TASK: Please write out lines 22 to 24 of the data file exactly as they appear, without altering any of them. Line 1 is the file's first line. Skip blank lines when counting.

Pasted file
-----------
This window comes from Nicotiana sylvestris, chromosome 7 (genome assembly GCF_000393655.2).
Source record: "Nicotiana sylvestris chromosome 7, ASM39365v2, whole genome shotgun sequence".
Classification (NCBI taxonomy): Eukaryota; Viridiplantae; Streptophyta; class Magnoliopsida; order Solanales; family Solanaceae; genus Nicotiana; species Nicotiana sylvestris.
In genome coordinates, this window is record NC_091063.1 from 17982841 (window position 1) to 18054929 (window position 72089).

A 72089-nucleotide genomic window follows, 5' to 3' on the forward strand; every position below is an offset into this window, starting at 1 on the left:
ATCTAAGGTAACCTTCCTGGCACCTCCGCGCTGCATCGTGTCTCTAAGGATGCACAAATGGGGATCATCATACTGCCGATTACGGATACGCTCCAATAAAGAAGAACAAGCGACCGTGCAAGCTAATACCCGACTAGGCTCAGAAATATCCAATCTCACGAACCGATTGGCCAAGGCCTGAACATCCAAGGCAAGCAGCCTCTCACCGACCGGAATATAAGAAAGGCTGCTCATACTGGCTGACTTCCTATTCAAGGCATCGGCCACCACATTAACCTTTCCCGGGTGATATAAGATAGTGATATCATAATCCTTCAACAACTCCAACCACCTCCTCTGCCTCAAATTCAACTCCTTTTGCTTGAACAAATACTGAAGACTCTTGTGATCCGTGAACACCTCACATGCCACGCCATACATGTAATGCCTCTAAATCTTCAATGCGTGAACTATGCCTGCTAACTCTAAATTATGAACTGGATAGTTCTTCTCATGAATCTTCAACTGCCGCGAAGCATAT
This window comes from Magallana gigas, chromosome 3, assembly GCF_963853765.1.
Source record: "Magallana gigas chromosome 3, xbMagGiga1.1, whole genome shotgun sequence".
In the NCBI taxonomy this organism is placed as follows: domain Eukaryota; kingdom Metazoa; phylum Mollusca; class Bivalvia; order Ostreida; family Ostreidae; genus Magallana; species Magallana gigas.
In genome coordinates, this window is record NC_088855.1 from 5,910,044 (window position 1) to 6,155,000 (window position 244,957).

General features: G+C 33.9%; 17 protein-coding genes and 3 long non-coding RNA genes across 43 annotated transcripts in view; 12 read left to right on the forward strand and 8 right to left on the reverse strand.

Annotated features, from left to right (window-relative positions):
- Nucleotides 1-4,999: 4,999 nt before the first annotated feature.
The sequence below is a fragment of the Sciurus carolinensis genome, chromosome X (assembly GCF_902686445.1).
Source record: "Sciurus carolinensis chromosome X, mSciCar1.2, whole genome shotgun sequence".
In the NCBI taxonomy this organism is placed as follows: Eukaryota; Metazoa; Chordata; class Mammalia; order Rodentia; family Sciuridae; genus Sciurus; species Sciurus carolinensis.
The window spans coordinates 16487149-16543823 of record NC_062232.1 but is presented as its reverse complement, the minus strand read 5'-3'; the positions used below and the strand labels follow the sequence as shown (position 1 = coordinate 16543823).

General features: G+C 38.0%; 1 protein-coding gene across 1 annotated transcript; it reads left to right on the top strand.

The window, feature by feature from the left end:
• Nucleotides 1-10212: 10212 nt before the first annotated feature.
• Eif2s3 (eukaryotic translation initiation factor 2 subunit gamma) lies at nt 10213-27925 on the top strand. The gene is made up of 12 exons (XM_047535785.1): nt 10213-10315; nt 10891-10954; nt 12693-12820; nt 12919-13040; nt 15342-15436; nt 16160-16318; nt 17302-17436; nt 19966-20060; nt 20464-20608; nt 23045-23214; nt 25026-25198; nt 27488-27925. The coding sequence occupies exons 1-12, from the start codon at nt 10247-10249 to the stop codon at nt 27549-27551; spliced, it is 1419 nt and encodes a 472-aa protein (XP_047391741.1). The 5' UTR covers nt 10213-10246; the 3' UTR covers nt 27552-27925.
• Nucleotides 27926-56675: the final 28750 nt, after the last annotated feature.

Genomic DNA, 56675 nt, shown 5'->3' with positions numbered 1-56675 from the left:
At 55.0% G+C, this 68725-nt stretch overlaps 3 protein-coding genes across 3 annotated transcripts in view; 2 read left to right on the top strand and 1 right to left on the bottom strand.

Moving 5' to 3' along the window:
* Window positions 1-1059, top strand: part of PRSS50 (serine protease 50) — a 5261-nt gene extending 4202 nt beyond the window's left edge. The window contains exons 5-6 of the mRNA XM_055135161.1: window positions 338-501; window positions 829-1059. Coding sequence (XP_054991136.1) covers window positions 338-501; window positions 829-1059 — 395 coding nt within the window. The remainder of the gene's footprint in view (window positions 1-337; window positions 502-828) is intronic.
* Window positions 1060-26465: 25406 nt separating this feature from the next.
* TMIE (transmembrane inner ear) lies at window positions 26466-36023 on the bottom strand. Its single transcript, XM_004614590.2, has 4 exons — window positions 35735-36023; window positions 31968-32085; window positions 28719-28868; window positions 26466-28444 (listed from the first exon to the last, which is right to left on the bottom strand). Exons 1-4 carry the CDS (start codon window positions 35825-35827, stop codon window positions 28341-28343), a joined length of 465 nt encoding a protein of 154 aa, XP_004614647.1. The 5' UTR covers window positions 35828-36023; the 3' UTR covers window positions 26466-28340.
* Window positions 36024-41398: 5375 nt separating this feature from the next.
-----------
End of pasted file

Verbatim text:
• Nucleotides 27926-56675: the final 28750 nt, after the last annotated feature.

Genomic DNA, 56675 nt, shown 5'->3' with positions numbered 1-56675 from the left:
At 55.0% G+C, this 68725-nt stretch overlaps 3 protein-coding genes across 3 annotated transcripts in view; 2 read left to right on the top strand and 1 right to left on the bottom strand.